State Govts must match Fed commitment to child abuse victims
8th Sep 2014
State, territory and federal governments need to provide certainty of adequate compensation for victims of institutional child sexual abuse, the Australian Lawyers Alliance (ALA) said today.
Recently, the federal government made a commitment to extend the term of the Royal Commission into Institutional Responses to Sexual Abuse by two years, after earlier concerns the Commission might have to prematurely wind up proceedings.
ALA spokesperson Dr Andrew Morrison SC said that while the future of the Royal Commission had been assured, victims of institutional child abuse must have a similar sense of certainty.
“It is clear that the Federal Government has made a commitment to victims of institutional child sexual abuse – the states and territories must now also step up and meet this challenge,” Dr Morrison said.
“State and territory governments need to start considering the level of legislative change required in their jurisdictions to ensure certainty of adequate compensation for abuse victims.
“This will include changes to the relevant limitations acts, civil liability legislation and legislation governing the assets of the Catholic Church. This will also include a consideration of retrospective legislation permitting access to sue institutions, as was introduced in Ireland in 2000,” Dr Morrison said.
Dr Morrison said that victims of abuse need more than the opportunity to share the stories; they need to be legally enabled to undertake enforceable action.
“The Royal Commission has been the only stage on which many of these victims were given a voice and were able to speak out about how they were treated. However, this in itself will not be enough in the long term,” Dr Morrison said.
“People also need to be equipped with the legal rights and ability to achieve justice and adequate compensation.”
“Victims of institutional child abuse need to be armed with the choice to sue institutions for adequate compensation,” Dr Morrison said.
“Many people speaking to the Royal Commission have had very limited options available for redress. Many people have had few, if any, real choices for adequate redress, and a power imbalance in negotiation has been heavily weighted towards institutions.”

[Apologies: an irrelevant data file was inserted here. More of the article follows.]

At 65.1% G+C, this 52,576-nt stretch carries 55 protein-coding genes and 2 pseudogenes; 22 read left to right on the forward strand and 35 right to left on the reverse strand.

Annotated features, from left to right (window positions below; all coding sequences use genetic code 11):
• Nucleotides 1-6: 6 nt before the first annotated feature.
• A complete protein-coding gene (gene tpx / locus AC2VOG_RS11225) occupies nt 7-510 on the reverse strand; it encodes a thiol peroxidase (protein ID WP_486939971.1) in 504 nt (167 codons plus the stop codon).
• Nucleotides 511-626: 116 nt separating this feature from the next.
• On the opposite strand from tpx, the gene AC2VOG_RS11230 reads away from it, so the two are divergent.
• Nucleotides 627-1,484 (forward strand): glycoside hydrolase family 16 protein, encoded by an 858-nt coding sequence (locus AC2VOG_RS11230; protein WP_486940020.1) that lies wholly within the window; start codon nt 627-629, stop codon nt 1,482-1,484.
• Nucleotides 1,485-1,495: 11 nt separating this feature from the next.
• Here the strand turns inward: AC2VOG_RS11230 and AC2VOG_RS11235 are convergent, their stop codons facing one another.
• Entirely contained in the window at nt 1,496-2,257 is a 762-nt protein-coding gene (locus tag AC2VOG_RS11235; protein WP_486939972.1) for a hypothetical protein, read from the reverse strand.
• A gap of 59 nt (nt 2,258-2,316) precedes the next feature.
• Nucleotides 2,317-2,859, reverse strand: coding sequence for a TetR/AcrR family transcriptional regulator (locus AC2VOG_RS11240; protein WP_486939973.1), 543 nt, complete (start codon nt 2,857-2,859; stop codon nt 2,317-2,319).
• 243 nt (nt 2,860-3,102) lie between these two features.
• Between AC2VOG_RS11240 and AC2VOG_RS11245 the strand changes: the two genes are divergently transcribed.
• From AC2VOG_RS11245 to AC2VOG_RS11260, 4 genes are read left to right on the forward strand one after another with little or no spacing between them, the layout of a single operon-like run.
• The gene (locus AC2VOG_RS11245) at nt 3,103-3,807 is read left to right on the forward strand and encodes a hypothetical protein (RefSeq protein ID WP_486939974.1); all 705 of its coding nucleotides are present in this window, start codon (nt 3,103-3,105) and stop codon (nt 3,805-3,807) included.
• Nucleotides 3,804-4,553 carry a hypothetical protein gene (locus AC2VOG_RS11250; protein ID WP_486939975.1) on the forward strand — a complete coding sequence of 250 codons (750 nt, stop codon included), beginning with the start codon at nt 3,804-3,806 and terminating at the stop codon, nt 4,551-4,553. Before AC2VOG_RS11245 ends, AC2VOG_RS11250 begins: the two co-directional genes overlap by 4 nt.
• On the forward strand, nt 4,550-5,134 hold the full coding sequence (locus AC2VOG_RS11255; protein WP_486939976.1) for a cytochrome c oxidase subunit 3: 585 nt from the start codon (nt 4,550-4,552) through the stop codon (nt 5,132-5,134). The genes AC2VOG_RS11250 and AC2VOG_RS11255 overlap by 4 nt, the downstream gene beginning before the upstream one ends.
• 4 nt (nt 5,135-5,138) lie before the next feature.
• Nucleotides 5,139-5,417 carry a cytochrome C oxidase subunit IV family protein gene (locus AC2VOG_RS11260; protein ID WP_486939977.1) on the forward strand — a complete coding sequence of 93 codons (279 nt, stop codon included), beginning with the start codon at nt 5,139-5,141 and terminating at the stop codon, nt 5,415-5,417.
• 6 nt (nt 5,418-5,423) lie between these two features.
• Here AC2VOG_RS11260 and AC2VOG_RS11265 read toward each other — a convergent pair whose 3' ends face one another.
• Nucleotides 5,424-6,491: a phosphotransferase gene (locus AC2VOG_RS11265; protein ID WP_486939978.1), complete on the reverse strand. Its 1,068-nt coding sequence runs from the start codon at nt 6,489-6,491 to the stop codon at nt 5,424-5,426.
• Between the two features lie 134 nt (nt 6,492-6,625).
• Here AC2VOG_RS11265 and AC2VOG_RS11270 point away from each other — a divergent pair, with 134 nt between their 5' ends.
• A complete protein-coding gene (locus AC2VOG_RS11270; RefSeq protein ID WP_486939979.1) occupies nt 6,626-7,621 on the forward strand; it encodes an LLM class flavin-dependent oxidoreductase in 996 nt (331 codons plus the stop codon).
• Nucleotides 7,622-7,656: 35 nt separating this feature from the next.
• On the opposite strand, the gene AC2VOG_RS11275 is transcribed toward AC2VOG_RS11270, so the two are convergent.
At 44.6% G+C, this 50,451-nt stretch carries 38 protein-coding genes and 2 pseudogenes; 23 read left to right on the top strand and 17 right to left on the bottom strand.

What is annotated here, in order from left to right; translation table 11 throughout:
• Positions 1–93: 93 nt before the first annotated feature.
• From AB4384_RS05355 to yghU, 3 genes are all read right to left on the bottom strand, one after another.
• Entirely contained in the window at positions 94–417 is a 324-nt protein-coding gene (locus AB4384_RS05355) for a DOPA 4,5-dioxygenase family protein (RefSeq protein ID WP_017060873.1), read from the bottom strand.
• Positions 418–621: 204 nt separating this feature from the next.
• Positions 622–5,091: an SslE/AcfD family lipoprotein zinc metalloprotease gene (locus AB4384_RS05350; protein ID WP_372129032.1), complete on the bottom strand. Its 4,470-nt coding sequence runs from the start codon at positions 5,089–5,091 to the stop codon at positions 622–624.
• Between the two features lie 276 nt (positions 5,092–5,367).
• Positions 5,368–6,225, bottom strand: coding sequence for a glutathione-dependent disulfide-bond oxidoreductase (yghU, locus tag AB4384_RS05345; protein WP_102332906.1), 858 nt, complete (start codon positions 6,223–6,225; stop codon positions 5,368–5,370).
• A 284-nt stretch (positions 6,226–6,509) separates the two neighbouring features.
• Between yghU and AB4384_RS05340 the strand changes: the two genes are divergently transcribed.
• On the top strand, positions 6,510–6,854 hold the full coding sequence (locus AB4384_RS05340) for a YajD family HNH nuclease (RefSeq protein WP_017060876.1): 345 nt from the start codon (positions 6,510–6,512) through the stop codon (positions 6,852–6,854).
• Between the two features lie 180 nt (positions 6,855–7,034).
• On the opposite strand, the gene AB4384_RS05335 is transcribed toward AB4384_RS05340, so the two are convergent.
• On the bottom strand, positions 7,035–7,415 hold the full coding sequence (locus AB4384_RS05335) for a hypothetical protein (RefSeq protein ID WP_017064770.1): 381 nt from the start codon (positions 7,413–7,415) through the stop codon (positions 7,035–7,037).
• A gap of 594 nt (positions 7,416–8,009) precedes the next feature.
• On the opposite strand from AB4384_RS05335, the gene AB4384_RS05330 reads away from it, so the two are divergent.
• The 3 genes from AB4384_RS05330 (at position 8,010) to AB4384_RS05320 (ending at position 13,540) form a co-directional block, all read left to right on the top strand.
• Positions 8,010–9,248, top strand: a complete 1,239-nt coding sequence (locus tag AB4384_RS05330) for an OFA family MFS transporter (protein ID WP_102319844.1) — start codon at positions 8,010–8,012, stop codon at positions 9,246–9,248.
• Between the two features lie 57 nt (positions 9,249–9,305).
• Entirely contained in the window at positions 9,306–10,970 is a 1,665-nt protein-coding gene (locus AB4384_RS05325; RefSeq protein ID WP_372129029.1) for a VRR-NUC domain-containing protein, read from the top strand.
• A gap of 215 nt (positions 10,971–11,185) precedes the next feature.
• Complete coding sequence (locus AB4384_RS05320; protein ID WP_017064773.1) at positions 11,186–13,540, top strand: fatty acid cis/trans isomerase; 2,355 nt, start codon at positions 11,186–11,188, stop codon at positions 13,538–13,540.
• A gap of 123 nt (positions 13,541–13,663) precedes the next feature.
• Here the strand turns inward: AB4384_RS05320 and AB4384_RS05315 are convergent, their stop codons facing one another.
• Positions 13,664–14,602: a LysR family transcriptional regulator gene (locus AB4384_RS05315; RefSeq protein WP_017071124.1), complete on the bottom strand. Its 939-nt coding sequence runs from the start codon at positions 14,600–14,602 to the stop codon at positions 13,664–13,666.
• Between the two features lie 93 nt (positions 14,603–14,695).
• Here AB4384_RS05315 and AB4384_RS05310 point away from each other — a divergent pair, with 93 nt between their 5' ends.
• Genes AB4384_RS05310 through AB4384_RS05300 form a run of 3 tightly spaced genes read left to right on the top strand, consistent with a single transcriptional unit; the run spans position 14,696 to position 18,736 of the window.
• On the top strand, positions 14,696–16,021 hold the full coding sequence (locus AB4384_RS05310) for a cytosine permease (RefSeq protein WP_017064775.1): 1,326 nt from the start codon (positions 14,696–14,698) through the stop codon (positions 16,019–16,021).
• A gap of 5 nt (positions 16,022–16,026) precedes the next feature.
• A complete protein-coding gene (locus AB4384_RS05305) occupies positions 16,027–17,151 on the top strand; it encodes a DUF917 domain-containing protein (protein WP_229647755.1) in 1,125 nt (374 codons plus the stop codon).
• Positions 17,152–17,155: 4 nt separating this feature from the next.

“State and territory governments are in a unique place in Australian history to remedy this situation. Australia’s position regarding institutional abuse is anachronistic when compared with the rest of the common law world,” Dr Morrison said.
“The Royal Commission is currently considering how appropriate compensation for those victims is best ensured. We believe that state and territory governments must work together at a COAG level to facilitate legislative change to open up the vault and remove some of the legislative challenges that bar survivors from the courts.”
“While a national redress scheme has many advantages, any discussion of adequate redress must first start with a revision of our legal foundations and their repairable flaws,” Dr Morrison said.
“Failure to consider this will mean that any result is only a band-aid solution that could rob victims again of the chance for adequate acknowledgement of their loss, and for justice to be served.”
“We will continue to oppose on basic principle attempts by some offending institutions to incorporate unrealistically low caps on damages and restrict access to legal advice,” Dr Morrison said.
Dr Morrison said the Australian Lawyers Alliance would continue to strongly support the work of the Royal Commission and the efforts of victims of institutional child abuse in their quest to seek common law compensation for institutional abuse.